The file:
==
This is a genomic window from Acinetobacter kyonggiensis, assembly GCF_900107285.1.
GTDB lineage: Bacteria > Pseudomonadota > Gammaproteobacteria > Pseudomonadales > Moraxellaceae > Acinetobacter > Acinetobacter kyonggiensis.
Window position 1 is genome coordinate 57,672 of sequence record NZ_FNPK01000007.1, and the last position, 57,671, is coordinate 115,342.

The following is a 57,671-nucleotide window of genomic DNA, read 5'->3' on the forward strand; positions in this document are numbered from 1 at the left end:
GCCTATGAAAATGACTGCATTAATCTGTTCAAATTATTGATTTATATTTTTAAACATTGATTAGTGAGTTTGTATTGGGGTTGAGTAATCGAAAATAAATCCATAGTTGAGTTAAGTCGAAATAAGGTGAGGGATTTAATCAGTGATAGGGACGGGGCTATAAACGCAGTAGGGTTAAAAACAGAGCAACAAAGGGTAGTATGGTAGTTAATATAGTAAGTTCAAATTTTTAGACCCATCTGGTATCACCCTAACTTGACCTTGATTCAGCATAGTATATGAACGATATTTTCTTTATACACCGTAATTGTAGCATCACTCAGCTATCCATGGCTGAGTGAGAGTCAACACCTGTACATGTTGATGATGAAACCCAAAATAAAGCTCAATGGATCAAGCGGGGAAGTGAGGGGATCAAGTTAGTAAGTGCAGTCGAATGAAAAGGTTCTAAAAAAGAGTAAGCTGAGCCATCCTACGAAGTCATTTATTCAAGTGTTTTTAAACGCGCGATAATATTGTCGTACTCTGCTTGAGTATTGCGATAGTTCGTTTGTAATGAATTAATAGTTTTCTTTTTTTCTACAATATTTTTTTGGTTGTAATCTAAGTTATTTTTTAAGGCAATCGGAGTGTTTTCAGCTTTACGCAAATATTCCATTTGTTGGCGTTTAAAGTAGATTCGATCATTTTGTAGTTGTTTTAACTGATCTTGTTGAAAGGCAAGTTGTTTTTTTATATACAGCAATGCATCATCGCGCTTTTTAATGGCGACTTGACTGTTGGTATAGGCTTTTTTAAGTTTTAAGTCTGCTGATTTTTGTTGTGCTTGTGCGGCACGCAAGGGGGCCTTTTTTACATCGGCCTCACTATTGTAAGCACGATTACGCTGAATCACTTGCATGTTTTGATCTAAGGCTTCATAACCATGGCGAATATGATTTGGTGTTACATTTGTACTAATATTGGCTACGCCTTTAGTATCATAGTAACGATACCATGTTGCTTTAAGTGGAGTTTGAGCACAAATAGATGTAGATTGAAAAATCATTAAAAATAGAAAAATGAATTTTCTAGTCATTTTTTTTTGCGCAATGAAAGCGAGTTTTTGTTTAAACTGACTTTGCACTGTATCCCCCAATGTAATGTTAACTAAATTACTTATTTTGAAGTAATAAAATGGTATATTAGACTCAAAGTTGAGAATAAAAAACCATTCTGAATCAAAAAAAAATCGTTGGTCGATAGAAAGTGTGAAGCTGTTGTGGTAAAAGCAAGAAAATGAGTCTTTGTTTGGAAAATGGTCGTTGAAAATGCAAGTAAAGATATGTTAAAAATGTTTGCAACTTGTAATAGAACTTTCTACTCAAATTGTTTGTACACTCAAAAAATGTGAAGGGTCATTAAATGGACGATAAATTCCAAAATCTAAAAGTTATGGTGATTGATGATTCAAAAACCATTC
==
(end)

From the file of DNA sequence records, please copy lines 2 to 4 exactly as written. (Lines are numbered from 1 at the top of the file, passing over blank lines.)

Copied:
GTDB lineage: Bacteria > Pseudomonadota > Gammaproteobacteria > Pseudomonadales > Moraxellaceae > Acinetobacter > Acinetobacter kyonggiensis.
Window position 1 is genome coordinate 57,672 of sequence record NZ_FNPK01000007.1, and the last position, 57,671, is coordinate 115,342.

The following is a 57,671-nucleotide window of genomic DNA, read 5'->3' on the forward strand; positions in this document are numbered from 1 at the left end: